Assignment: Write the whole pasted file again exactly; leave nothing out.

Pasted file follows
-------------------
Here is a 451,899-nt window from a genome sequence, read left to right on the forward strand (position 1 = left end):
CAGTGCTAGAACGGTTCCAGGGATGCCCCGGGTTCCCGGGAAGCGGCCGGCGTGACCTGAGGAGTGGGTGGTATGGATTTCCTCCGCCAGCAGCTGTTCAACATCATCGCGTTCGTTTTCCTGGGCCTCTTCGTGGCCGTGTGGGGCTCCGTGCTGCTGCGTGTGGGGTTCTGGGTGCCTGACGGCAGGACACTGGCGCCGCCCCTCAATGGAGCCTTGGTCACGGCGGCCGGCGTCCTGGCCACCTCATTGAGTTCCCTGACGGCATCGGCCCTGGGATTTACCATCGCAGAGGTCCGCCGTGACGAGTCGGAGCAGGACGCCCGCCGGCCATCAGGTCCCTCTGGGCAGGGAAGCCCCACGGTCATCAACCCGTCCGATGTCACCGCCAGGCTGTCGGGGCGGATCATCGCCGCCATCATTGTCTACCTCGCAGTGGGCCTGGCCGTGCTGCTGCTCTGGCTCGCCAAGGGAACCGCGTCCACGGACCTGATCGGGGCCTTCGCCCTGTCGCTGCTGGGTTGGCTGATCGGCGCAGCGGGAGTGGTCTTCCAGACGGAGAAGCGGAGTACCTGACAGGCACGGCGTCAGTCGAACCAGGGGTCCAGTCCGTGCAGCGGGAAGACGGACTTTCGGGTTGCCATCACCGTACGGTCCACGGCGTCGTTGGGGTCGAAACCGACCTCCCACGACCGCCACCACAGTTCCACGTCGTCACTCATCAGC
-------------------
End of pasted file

Here is a 451,899-nt window from a genome sequence, read left to right on the forward strand (position 1 = left end):
CAGTGCTAGAACGGTTCCAGGGATGCCCCGGGTTCCCGGGAAGCGGCCGGCGTGACCTGAGGAGTGGGTGGTATGGATTTCCTCCGCCAGCAGCTGTTCAACATCATCGCGTTCGTTTTCCTGGGCCTCTTCGTGGCCGTGTGGGGCTCCGTGCTGCTGCGTGTGGGGTTCTGGGTGCCTGACGGCAGGACACTGGCGCCGCCCCTCAATGGAGCCTTGGTCACGGCGGCCGGCGTCCTGGCCACCTCATTGAGTTCCCTGACGGCATCGGCCCTGGGATTTACCATCGCAGAGGTCCGCCGTGACGAGTCGGAGCAGGACGCCCGCCGGCCATCAGGTCCCTCTGGGCAGGGAAGCCCCACGGTCATCAACCCGTCCGATGTCACCGCCAGGCTGTCGGGGCGGATCATCGCCGCCATCATTGTCTACCTCGCAGTGGGCCTGGCCGTGCTGCTGCTCTGGCTCGCCAAGGGAACCGCGTCCACGGACCTGATCGGGGCCTTCGCCCTGTCGCTGCTGGGTTGGCTGATCGGCGCAGCGGGAGTGGTCTTCCAGACGGAGAAGCGGAGTACCTGACAGGCACGGCGTCAGTCGAACCAGGGGTCCAGTCCGTGCAGCGGGAAGACGGACTTTCGGGTTGCCATCACCGTACGGTCCACGGCGTCGTTGGGGTCGAAACCGACCTCCCACGACCGCCACCACAGTTCCACGTCGTCACTCATCAGC